PR book On-line Readings in Public Relations by Michael Turney
Media relations strategies may not be keeping pace
with changing practices in journalism.
© 2011; 2015 Michael Turney Table of contents Practicing Public Relations home page About the author

Long-time journalists and news-lovers bemoan the erosion of traditional news values, the rise of celebrity journalism, the loss of objectivity, and the explosion of personal opinion presented as "news". Even those who don't fully agree admit that journalism isn't as serious-minded as it once was. Evidence includes newspapers running routine sports stories on the front page, newscasts opening with who was kicked off Dancing with the Stars, and Nightline, once a bastion of serious in-depth coverage, devoting segments to celebrity chef "plate lists" and popular performer "play lists."

Despite this, media relations books continue to tell public relations practitioners to treat reporters as Walter Cronkite wannabes when the truth is that few of today's rising "newsroom stars" even know who Cronkite was or the ideals he represented. It's sad, but it may be time for public relations professionals to rethink how we work with reporters and editors.

 
Media relations - all the ways public relations professionals interact with the mass media on behalf of their employers/clients - has always been an integral part of public relations.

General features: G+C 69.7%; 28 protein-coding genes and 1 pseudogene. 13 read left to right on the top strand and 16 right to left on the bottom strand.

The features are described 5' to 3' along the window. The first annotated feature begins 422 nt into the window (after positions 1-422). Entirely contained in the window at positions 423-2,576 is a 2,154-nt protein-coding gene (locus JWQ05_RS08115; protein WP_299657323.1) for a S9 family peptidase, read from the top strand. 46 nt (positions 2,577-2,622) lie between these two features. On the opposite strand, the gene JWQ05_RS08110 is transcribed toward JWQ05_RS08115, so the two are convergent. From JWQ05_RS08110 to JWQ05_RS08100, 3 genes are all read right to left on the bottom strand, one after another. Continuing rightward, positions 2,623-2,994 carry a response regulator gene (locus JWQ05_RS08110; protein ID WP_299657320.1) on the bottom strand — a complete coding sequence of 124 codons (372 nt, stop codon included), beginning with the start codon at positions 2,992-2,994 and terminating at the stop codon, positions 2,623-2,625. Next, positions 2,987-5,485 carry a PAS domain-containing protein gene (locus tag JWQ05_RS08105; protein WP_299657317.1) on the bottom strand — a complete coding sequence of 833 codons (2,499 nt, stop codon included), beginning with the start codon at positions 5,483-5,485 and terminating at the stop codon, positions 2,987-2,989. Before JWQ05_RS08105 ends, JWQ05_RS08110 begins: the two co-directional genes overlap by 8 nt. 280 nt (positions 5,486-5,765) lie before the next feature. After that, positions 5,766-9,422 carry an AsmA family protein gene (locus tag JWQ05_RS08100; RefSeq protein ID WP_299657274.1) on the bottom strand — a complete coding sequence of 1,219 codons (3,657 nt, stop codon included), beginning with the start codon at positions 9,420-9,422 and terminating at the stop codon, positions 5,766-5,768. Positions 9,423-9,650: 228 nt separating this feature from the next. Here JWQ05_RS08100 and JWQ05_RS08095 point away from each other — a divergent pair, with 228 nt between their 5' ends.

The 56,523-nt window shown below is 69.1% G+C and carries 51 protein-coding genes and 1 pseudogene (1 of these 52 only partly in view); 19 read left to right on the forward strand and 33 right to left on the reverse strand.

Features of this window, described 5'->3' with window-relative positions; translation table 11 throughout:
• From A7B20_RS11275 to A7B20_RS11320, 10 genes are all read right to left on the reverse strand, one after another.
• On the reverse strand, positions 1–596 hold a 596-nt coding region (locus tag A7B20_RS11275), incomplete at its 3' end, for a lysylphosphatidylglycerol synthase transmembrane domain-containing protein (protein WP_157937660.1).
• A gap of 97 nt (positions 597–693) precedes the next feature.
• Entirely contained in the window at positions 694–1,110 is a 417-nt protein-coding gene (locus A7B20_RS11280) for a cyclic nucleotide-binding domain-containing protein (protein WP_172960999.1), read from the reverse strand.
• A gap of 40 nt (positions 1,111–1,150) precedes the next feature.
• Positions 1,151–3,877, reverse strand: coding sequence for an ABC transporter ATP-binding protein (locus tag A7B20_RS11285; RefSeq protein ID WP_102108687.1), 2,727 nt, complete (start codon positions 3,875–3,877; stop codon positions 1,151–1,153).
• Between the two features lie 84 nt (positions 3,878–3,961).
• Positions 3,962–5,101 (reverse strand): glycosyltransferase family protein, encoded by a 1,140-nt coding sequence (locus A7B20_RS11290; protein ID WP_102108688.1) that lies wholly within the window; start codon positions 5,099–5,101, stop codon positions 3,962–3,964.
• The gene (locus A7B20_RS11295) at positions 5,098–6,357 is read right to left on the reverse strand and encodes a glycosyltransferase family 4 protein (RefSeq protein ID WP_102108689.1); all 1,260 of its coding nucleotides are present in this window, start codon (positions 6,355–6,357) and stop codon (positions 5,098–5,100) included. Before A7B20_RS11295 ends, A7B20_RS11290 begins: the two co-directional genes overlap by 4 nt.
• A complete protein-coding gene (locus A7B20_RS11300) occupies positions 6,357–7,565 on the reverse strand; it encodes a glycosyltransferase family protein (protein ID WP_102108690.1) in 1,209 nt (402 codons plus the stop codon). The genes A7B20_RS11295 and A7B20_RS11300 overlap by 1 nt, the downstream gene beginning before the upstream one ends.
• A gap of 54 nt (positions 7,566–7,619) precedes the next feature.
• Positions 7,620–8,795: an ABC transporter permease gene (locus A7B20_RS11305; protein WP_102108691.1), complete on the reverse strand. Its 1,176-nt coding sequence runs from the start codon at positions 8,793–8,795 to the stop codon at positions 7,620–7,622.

Everyone used to win when media relations emphasized cooperation.

In an earlier article about media relations I wrote "media relations should be a mutually beneficial two-way street" because I believed that public relations practitioners and journalists should work cooperatively to provide media consumers with the most accurate and reliable information possible. Sadly, I realize this is more idealistic than many people on both sides want to be these days, But, despite the rise of social media as a first-source for news and information, I still believe that public relations practitioners and traditional media people remain co-dependent and that both of these groups, as well as the general public, benefit when they have a positive working relationship with one another.

This perspective is neither new nor novel. It's been a widespread belief among journalists and public relations practitioners alike for more than a century. It dates back at least as far as Ivy Lee, a pioneering public relations practitioner, whose 1906 Declaration of Principles promised open and honest communication with the news media and the public. It's a perspective based on old-fashioned news values, journalism ethics, and traditional approaches to reporting.

The reporters, editors, and media practitioners who operated under this approach basically believed that the news should be accurate, fact-based, objective, free of reporters' and editors' opinions, and as balanced as possible. They also assumed that under ideal conditions, which didn't always prevail, that the news stories they reported would be chosen for their significance, relevance, and public impact, not merely their salaciousness or celebrity involvement.

These were valid assumptions for a long time but, sadly, they no longer hold true for many of today's most popular American news media .


Driven by television, the media's approach to news has changed.

Old-timers -- anyone born before the Vietnam War -- who remember reading newspapers or news magazines or watching television news while they were growing up or as young adults can simply reflect on what they saw then with what they see in the media today. Younger folks or old timers willing to do a little research can look in the periodical files of their local library or visit one of the many museums of radio and television that have sprung up around the country to see samples of pre-1980 news coverage and compare it to what they see today.